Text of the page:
Cameron Champ Powers His Way to Medalist Honors at 117th North & South

By Alex Podlogar


Match Play Tee Times

PINEHURST, North Carolina – Pinehurst No. 2 played like a U.S. Open venue on Tuesday.

And that’s perfect for Cameron Champ.

Champ, the Texas A&M star who dazzled crowds and the field at the U.S. Open two weeks ago with his Herculean driving distance, carded the lone under par round on a treacherous No. 2 during the second round of the 117th North & South Amateur, firing a brilliant 3-under 67 to win medalist honors with a two-day total of 4-under-par 136.

Champ, who needed nothing more than a 7 iron into a par-4 on a day when No. 2 played to a 76.1 scoring average – and that came on the 513-yard 16th hole – was brutally efficient with his driver for the entire round. A day ago, Champ tired down the stretch carrying his own bag after opening with five birdies in 10 holes before stumbling to a 69. On Tuesday, with his father caddying, Champ bludgeoned a field that could muster just three rounds of even par.

“I’m just managing my ball off the tee really, really well,” said a soft-spoken Champ, who led the U.S. Open field in driving distance at a 337.30 clip.

Perhaps more impressively, though, is how quickly Champ learned something all players who play No. 2 eventually learn.

Cameron Champ, left, accepts the trophy for winning medalist honors at the 117th North & South Amateur from Pinehurst Tournament Director Brian Fahey on Tuesday in Pinehurst.

“You just cannot attack any pins out here,” Champ said. “I think, the first day, that’s part of the reason I finished so badly. I played really smart all day (Tuesday). I went for the middle of the green and left myself a few 15-footers, and if I pulled one a little or pushed one a little, I could then be close. I gave myself room to miss, but I’d take 15-footers out here all day. Eighteen pars would win just about every match on No. 2, I think.”

He did better than that. Champ opened with three pars before back-to-back birdies on 4 and 5. His lone blemish was a 3-putt from 20 feet on the 8th, but roared back with birdies on 11 and 16 for a tidy 67 that left him five clear of second-place Manuel Torres.

The championship now shifts to match play, with the Round of 32 and Round of 16 being contested on Wednesday. The quarterfinals and semifinals will be played on Thursday with the championship match scheduled for Friday morning.

Alabama’s Jonathan Hardee managed a 75 on Tuesday to share third with Ben Wong (73), who last month teamed with Frankie Capan to win the USGA’s U.S. Amateur Four-Ball Championship in Pinehurst.

“(No. 2) definitely played a lot harder today,” said Hardee, who comes into the North & South off a win at the Southeastern Amateur. “Pin-wise, there were a couple that were definitely iffy unfair. But it’s just a difficult golf course. Everything was a lot firmer and a lot faster today.”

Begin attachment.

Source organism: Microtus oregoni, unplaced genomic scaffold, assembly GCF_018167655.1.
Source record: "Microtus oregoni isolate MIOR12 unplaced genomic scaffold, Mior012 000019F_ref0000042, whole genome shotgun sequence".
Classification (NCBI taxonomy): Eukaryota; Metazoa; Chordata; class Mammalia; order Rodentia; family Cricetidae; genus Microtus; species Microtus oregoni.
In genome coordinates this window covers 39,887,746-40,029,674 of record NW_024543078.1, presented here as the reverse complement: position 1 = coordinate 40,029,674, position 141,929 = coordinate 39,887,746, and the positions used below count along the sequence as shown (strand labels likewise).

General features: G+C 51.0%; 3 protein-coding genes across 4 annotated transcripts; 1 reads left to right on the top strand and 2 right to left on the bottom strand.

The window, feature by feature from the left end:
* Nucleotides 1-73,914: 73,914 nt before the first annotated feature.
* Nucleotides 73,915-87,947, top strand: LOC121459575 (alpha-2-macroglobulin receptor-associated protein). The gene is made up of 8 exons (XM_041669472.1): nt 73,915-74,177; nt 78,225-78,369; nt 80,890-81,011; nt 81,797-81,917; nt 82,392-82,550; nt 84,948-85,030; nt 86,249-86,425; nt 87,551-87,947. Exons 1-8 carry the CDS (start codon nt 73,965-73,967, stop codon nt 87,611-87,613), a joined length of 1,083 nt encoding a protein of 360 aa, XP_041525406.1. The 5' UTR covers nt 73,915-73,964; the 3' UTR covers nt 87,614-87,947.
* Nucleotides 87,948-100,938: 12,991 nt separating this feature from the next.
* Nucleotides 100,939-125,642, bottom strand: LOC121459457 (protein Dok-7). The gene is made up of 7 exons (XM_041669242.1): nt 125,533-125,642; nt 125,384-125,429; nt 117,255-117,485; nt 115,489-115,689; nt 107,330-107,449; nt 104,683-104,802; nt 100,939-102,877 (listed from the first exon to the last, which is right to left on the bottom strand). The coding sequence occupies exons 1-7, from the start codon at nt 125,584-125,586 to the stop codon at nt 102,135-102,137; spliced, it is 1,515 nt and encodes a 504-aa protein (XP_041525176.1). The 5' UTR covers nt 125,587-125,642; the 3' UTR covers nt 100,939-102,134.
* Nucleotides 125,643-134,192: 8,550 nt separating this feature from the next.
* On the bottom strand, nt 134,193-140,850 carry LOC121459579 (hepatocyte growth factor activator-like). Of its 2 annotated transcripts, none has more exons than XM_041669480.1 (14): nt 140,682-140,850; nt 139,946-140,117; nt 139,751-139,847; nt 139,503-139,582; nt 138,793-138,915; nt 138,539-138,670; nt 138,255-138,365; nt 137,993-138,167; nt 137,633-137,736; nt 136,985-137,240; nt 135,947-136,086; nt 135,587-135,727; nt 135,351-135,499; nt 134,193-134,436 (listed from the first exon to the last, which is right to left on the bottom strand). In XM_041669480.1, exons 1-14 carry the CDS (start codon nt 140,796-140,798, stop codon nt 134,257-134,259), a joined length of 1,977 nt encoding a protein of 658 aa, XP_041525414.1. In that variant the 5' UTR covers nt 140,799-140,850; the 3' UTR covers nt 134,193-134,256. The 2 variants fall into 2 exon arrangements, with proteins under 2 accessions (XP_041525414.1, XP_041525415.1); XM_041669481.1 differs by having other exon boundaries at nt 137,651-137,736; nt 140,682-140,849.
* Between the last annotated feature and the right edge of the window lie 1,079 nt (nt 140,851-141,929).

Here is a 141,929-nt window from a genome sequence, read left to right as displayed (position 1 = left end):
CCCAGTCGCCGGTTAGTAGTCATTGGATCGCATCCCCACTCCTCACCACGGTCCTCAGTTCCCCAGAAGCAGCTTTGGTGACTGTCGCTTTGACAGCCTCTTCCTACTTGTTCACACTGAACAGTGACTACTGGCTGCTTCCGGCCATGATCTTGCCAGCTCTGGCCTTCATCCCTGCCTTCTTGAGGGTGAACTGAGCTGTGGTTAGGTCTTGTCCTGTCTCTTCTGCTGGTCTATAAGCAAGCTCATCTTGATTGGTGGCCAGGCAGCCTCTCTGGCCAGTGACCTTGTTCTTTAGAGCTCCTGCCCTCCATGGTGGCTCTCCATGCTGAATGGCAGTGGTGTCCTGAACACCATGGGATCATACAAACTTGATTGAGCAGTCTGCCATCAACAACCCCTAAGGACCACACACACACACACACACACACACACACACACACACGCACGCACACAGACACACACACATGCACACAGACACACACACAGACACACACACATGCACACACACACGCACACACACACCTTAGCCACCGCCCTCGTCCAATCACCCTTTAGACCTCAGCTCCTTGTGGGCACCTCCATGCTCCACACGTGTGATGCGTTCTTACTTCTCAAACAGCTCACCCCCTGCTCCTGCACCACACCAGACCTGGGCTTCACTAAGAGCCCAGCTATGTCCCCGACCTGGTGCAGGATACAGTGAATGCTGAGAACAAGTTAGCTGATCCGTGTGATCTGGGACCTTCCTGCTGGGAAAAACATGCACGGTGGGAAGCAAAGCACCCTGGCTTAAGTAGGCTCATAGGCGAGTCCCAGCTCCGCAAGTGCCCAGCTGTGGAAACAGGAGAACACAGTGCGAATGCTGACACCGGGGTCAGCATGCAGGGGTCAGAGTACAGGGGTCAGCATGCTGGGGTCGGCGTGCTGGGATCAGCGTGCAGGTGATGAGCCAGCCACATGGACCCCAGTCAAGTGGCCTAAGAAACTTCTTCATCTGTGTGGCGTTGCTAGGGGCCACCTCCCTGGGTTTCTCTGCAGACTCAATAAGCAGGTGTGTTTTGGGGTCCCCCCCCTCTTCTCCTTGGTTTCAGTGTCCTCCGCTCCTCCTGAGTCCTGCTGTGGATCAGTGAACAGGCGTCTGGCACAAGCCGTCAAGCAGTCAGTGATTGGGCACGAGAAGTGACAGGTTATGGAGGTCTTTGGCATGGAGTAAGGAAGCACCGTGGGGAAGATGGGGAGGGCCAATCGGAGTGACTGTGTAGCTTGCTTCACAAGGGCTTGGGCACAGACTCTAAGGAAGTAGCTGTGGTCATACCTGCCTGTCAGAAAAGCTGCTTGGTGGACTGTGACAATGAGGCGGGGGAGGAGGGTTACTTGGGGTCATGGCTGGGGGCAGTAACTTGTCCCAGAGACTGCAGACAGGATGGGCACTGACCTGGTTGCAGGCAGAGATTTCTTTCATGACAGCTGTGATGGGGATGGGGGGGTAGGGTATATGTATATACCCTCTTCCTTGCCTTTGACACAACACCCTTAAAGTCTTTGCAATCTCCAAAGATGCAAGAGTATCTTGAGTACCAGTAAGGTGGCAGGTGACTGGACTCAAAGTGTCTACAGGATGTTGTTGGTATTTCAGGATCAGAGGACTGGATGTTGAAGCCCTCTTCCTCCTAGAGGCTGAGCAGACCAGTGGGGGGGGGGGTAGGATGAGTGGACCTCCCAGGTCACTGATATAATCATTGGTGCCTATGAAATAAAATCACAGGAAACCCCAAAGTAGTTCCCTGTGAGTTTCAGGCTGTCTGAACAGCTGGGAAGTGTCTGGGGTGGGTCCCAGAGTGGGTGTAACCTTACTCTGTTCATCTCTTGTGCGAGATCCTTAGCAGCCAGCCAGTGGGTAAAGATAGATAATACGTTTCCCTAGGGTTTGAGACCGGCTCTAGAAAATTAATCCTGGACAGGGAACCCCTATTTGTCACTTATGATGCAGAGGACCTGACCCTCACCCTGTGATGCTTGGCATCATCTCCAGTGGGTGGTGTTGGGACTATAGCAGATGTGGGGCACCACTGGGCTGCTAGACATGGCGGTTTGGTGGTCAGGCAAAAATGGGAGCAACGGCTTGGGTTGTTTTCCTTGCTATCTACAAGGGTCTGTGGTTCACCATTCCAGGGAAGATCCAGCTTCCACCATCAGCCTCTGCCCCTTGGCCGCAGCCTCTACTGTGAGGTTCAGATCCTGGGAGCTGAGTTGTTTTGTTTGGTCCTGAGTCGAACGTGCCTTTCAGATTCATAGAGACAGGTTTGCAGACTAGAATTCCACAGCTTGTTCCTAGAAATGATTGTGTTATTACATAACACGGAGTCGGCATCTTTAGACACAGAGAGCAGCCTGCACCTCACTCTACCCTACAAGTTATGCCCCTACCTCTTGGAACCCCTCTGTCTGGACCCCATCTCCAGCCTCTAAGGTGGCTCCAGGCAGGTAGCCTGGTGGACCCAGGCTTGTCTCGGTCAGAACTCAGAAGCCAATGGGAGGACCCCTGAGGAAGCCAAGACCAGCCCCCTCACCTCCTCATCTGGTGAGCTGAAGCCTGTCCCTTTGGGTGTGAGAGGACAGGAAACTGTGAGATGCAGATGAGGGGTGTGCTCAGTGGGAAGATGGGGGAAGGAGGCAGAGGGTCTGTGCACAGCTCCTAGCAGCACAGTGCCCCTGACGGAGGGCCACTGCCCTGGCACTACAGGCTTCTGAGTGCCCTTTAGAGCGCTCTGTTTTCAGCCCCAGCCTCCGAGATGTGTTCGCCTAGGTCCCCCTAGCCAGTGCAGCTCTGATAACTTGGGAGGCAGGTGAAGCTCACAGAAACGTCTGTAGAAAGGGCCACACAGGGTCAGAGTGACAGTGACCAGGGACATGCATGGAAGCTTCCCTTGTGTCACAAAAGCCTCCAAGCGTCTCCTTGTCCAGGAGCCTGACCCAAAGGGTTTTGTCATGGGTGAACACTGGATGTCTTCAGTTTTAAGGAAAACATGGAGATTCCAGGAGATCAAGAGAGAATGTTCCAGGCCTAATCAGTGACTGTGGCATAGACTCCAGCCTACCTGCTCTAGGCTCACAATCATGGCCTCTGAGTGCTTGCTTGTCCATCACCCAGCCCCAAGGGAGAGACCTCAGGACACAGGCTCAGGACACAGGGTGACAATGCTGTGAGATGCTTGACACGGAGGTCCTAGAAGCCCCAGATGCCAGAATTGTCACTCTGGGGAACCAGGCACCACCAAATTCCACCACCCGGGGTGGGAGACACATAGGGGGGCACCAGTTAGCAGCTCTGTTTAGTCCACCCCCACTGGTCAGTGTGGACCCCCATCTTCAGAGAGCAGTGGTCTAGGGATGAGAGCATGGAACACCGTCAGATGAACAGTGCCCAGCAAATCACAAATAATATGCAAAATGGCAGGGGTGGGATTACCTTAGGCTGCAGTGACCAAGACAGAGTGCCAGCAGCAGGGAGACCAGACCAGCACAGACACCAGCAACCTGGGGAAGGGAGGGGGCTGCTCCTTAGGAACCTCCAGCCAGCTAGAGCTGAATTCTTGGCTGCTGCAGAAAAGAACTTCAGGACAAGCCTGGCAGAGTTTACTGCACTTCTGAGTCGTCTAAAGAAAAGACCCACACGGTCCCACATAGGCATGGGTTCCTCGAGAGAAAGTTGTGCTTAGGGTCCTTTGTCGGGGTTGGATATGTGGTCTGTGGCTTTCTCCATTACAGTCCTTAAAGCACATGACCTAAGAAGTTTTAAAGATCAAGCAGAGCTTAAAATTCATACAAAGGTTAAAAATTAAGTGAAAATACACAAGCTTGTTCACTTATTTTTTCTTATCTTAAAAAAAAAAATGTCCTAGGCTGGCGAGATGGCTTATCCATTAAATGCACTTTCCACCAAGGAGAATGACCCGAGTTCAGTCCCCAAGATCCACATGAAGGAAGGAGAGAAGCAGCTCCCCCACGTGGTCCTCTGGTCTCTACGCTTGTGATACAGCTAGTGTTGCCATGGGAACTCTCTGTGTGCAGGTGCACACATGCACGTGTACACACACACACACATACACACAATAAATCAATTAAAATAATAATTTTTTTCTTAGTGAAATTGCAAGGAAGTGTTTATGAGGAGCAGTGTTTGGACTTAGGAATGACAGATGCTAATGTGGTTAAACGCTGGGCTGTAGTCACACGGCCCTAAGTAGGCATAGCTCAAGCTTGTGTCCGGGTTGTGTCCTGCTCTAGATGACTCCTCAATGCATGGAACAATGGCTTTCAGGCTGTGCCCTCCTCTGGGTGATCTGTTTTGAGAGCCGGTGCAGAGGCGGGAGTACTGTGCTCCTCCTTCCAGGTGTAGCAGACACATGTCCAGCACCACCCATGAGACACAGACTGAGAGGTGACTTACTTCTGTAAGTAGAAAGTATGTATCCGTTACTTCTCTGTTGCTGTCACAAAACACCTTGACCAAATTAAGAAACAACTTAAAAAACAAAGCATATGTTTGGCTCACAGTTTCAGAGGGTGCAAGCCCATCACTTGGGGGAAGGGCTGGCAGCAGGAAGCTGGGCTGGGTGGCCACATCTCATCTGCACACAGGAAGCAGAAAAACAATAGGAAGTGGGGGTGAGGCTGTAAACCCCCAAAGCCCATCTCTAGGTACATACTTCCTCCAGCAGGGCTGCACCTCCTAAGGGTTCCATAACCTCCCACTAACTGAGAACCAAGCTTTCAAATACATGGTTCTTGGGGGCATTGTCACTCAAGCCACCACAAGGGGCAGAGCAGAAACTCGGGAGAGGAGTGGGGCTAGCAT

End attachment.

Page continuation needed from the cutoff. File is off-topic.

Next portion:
It definitely proved more difficult for first-round leader Will Grimmer.

Grimmer, who fired a 5-under 65 on Monday – the lowest round by an individual on No. 2 since Martin Kaymer did it twice at the 2014 U.S. Open – struggled mightily on Tuesday, shooting 80 to fall to a tie for 10th after medal play.

Still, Grimmer, who teamed with Clark Engle to earn medalist honors at the Four-Ball last month only to lose in the first round of match play, took the tough day in stride.

“Well, if there’s one thing I learned from the Four-Ball is that being the medalist doesn’t necessarily help you in match play,” he quipped.

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One of the best rounds of the day came from Pinehurst native Josh Martin, who recovered from a 3-over 38 on the front 9 to come back with three birdies on the back for an even-par 70. Martin, who plays routinely at Pinehurst and won the Donald Ross Junior three times, moved from being around the cut line when the day started into a tie for seventh by the end of play.

“This tournament is pretty special to me,” Martin said. “It would be really cool to be able to call myself a North & South Champion. This tournament has been going on forever and there have been a lot of great winners in the past.”

Eric Bae, who won the North Carolina state 4-A golf championship for the local Pinecrest Patriots in 2016, also made the cut after rounds of 73 and 76. Defending champion Tim Conover also made the cut, earning the 15th seed.

The Men’s North & South Amateur Championship is the longest consecutively-running amateur golf championship in the United States. Over the past century, the best amateurs in the world have vied for its coveted Putter Boy trophy. The winners now serve as legends in the game – among them Walter Travis, Francis Ouimet, Jack Nicklaus, Curtis Strange and Davis Love III – and the championship continues to draw the best in amateur golf.

117th North & South Amateur Championship

Pinehurst No. 2

June 28, 2017

Round of 32 

No. 1 Cameron Champ vs. No. 32 Zachary Bauchou, 7 a.m.

No. 16 Austin Squires vs. No. 17 Chase Hanna, 7:08 a.m.

No. 8 Spencer Soosman vs. No. 25 Austin Hitt, 7:16 a.m.

No. 9 Christopher Crawford vs. No. 24 Andrew Huseman, 7:24 a.m.

No. 4 Jonathan Hardee vs. No. 29 Eric Bae, 7:32 a.m.

No. 13 Ty Strafaci vs. No. 20 William Register, 7:40 a.m.

No. 5 Ryan Dornes vs. No. 28 Zander Lozano, 7:48 a.m.

No. 12 James Anstiss vs. No. 21 Michael Feagles, 7:56 a.m.

No. 2 Manuel Torres vs. No. 31 Brandon Bauman, 8:04 a.m.

No. 15 Tim Conover vs. No. 18 Chris Petefish, 8:12 a.m.

No. 7 Josh Martin vs. No. 26 Matthew Wetterich, 8:20 a.m.

No. 10 Ricky Castillo vs. No. 23 William Nottingham, 8:28 a.m.

No. 3 Ben Wong vs. No. 30 Trace Travis, 8:36 a.m.

No. 14 Thomas Eldridge vs. No. 19 Peter Knade, 8:44 a.m.

No. 6 Alex Smalley vs. No. 27 Keegan Hoff, 8:52 a.m.

No. 11 Will Grimmer vs. No. 22 Patrick Fishburn, 9 a.m.

Round of 16

June 28, 2017